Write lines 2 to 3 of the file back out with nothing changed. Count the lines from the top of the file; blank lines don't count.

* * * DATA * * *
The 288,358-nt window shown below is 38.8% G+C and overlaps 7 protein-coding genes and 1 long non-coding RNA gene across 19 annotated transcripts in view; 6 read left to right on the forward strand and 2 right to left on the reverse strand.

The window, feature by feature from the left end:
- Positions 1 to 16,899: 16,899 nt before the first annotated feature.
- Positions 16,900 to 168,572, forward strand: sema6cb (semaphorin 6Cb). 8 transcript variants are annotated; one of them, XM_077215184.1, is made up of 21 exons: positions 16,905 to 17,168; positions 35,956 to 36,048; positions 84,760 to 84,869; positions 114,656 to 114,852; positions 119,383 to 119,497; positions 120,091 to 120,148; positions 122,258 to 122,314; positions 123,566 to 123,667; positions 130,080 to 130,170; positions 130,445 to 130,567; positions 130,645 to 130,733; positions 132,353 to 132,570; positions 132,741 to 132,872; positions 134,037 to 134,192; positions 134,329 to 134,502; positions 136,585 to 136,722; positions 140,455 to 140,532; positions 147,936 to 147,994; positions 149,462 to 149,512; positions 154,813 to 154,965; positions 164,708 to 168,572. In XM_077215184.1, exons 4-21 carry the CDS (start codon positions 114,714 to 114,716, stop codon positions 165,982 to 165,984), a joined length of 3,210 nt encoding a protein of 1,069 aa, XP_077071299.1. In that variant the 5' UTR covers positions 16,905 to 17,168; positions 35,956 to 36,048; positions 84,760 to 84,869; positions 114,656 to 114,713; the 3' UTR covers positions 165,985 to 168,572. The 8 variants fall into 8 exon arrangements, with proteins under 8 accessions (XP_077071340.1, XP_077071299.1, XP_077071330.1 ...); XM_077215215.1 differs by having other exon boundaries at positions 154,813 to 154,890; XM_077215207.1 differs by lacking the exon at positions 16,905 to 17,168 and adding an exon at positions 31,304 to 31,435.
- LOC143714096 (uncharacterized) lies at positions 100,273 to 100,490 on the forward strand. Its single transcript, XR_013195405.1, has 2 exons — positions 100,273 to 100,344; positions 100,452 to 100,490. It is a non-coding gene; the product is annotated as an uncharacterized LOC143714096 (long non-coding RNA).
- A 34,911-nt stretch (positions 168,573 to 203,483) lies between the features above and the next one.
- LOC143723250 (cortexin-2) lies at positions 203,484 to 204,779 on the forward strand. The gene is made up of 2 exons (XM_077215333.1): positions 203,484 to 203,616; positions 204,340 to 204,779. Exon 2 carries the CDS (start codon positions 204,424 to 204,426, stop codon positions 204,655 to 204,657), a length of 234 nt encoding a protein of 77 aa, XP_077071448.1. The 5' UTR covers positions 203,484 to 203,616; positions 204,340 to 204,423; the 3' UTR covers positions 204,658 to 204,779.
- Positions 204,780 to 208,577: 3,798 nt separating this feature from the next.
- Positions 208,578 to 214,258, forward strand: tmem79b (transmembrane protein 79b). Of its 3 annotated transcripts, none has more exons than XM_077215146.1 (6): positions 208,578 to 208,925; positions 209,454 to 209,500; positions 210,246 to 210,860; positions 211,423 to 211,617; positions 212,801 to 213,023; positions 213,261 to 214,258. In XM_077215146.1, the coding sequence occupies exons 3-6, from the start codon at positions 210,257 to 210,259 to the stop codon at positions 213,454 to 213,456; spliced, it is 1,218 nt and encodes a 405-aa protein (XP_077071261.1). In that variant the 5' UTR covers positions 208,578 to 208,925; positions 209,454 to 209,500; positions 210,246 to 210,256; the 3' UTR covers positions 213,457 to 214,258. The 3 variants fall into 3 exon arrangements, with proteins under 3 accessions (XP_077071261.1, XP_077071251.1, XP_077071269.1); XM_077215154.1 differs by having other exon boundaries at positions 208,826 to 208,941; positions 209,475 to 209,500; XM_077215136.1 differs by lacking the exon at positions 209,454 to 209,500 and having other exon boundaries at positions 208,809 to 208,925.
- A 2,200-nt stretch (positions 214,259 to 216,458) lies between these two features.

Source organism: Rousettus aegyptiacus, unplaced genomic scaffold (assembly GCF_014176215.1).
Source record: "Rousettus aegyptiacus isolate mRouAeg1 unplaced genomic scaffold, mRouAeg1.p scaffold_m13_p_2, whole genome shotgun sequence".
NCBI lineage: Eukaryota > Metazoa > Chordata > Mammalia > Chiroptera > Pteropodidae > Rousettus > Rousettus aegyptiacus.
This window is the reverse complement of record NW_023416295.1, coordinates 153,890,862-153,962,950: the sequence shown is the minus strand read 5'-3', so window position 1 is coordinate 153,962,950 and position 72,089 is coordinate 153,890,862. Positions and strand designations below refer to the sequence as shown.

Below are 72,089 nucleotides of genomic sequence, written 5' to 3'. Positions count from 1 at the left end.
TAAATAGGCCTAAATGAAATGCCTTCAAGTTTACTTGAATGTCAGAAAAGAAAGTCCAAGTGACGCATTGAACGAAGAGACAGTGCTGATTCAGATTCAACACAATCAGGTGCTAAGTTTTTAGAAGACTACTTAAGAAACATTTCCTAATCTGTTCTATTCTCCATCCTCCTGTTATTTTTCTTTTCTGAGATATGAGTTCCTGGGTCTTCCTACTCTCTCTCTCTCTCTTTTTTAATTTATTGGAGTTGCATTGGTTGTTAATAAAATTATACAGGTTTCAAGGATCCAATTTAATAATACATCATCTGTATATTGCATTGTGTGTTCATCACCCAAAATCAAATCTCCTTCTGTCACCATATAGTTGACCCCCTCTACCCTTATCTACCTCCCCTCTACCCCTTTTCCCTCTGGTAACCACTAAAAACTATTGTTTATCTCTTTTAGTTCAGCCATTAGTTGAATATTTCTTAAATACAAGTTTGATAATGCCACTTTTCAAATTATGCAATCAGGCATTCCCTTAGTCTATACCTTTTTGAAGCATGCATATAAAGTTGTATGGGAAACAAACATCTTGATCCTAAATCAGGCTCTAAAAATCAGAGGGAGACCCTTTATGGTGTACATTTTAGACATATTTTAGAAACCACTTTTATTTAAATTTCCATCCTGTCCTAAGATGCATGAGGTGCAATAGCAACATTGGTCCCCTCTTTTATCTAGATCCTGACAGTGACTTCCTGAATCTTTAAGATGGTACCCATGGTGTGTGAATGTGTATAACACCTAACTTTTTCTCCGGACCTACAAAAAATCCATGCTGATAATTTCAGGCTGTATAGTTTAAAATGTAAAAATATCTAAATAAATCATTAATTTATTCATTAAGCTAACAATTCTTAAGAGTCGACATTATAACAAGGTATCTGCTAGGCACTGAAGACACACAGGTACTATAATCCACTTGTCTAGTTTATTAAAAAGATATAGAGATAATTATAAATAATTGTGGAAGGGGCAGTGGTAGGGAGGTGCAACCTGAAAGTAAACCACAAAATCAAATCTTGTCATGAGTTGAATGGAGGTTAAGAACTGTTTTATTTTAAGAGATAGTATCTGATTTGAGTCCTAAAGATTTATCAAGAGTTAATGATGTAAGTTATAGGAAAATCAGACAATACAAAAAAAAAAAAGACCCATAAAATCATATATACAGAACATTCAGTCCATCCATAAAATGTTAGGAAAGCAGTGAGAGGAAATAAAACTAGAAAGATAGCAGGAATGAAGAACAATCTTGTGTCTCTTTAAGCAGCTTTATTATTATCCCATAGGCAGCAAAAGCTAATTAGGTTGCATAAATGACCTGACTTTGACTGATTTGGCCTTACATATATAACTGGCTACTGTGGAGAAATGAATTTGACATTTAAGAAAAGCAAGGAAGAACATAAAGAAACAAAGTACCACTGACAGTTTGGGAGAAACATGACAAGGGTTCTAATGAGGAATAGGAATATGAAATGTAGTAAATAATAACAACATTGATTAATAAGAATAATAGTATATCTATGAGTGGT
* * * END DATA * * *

The window, feature by feature from the left end:
- Positions 1 to 16,899: 16,899 nt before the first annotated feature.